Giuliano noted that the Queer Lounge has a relationship with local LGBT groups, including Equality Utah, the Utah Pride Center, HRC Utah, the Bastian Foundation, and the Utah AIDS Foundation.

"We need to be there and support them at this time and not render the LGBT community invisible in Utah," he said.

But will Giuliano personally be going to a screening at the Cinemark venue when he's in Utah?

"No," he said flatly, "and I don't see the LGBT community doing that, and hopefully we will be able to avoid that kind of a situation."

The initial call for boycotts came at around the same time that Sundance announced its 2009 opening-night film would be the full-length claymation feature Mary and Max from Australian director Adam Elliot. Elliot made international headlines in 2004 when his Sundance submission Harvie Krumpet won the Academy Award for best short film and he thanked his boyfriend during his acceptance speech. Elliot said in an e-mail that he is planning on attending the 2009 festival.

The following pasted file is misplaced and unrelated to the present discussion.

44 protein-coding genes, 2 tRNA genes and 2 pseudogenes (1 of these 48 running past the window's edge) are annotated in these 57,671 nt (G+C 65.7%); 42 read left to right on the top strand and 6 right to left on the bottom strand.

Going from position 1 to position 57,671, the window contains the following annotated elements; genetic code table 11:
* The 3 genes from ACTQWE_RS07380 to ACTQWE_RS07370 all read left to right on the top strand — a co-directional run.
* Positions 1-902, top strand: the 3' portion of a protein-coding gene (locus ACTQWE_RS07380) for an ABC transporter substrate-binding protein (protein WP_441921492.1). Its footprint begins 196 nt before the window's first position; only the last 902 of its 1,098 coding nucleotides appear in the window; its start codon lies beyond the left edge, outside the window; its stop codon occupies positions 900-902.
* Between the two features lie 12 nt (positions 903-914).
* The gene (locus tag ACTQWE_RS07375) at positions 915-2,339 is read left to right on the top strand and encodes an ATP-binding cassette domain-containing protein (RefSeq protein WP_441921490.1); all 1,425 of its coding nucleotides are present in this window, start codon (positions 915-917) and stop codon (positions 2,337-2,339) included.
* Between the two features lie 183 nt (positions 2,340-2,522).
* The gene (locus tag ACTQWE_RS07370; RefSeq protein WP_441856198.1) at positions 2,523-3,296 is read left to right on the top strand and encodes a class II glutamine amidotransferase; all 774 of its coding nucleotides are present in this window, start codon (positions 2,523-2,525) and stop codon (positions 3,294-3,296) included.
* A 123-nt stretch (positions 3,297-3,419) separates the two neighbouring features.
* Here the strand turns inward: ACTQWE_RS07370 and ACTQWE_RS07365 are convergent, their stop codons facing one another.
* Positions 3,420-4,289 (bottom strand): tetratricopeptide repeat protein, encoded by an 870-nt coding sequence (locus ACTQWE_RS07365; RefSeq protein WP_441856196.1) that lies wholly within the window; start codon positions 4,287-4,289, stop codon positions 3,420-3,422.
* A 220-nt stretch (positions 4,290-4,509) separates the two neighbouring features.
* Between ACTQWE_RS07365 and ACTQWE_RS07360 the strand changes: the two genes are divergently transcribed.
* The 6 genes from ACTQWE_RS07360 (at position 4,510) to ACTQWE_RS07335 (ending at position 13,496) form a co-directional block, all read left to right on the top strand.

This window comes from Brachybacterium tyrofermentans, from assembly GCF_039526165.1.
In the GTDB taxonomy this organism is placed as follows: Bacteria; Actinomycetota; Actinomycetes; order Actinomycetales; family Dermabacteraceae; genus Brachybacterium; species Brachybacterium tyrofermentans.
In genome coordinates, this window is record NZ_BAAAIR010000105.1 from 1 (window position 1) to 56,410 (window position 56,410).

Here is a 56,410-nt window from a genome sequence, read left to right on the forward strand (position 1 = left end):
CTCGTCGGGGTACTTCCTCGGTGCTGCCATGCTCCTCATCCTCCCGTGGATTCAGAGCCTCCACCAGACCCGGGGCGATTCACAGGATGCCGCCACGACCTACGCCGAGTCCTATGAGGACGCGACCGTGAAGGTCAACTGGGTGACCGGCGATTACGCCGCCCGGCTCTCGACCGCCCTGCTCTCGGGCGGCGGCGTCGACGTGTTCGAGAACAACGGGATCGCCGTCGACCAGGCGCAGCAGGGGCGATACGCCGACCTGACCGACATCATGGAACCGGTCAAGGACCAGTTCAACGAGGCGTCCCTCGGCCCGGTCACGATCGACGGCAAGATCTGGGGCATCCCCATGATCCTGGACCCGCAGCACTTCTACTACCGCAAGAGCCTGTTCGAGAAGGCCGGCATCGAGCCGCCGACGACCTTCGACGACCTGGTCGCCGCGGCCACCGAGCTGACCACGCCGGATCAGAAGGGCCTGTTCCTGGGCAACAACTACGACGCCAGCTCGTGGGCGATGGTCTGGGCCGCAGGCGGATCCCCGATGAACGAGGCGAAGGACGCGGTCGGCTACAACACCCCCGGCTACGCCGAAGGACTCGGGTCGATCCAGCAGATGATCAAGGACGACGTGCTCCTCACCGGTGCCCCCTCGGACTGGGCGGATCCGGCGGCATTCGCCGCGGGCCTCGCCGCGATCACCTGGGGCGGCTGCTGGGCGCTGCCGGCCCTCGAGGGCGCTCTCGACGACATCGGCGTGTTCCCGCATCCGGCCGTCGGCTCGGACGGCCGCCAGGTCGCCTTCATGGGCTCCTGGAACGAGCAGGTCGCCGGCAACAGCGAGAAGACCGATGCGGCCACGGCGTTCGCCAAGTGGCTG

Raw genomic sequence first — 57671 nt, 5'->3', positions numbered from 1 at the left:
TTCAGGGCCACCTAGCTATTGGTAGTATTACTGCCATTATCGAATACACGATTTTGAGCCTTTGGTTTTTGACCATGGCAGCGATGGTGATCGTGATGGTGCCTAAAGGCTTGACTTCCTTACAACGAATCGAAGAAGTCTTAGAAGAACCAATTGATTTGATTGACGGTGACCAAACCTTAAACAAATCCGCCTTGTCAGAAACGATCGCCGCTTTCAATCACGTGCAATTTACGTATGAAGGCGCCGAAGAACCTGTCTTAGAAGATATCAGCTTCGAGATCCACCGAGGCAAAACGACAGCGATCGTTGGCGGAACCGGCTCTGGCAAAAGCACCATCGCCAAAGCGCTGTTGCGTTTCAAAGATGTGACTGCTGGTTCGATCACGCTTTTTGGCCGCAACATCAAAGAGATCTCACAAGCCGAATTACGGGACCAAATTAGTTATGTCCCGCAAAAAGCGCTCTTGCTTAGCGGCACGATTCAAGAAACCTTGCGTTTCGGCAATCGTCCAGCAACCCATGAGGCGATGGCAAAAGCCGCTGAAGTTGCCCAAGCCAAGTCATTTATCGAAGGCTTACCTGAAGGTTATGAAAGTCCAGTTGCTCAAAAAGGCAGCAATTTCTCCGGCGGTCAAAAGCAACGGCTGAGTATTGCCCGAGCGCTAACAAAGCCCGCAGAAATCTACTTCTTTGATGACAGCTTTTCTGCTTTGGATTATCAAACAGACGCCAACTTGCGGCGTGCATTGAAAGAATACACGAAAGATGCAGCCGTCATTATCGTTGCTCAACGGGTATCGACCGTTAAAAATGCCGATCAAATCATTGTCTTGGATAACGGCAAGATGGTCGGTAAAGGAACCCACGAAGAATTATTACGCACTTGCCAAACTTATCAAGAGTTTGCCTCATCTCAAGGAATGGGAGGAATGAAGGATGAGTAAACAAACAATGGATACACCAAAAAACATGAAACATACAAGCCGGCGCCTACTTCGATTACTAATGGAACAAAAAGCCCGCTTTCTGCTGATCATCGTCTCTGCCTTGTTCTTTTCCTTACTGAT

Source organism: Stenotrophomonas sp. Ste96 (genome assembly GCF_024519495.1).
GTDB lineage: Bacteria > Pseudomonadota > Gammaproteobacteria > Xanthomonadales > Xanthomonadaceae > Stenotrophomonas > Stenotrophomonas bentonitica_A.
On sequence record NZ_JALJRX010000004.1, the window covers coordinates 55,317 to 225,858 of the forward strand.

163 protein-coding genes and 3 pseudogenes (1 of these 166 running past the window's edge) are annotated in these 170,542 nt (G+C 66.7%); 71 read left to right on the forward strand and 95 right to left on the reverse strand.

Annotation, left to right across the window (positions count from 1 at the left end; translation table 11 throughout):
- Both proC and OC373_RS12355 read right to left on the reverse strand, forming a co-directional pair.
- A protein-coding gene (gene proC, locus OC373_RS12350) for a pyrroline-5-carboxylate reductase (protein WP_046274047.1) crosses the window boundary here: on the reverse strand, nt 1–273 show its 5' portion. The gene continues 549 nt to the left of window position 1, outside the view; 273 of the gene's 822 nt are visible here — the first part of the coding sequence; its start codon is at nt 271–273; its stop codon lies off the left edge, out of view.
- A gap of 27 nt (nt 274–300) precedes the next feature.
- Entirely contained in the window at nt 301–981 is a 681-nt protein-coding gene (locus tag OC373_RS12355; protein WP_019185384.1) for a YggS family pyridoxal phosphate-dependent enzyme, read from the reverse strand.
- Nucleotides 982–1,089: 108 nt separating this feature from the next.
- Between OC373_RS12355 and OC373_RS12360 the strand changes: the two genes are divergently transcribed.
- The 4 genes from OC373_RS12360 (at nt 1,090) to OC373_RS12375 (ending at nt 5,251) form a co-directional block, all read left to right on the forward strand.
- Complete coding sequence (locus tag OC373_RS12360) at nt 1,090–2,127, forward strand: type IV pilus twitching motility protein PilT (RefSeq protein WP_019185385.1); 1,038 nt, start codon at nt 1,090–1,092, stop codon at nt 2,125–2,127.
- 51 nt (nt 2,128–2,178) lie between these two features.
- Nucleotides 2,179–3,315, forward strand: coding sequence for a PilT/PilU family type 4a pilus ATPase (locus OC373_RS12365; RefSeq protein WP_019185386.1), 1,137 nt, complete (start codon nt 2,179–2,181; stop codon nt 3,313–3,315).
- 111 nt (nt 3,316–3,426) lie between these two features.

"Both Melanie (my producer) and I are absolutely aware of the controversy about Proposition 8 and will proudly wear 'no to 8' badges on Opening Night at Sundance," Elliot wrote. "We don't feel entitled to speak on behalf of others, but we do hope our work, which has accepting difference as a key theme, will speak for us."

A spokeswoman for Sundance said that Mary and Max is scheduled to screen in a non-Cinemark venue. But when asked if he would attend other screenings being held at the Holiday City 4, Elliot wrote, "We are still gathering information and so many decisions are yet to be made. We're still trying to work out how to get there from Australia!"

Cooper said he understands the sentiment behind the boycott. "I actually believe in boycotts," he admitted. "That's actually where you get something done. If you hit people financially, that is what is going to make people turn around. I think it scares people, especially in this financial climate. Our relationship with Cinemark has sadly been a great one. The people who work there, there are a lot of gay employees."

As to whether or not Cooper himself will attend a screening at the Holiday City 4, he revealed, "I haven't decided yet," noting that the issue of wielding financial power to create change goes far beyond Sundance.

"I have to look into everything I do," Cooper said. "We all do, right? That is the question at hand -- what do we do in our daily lives?"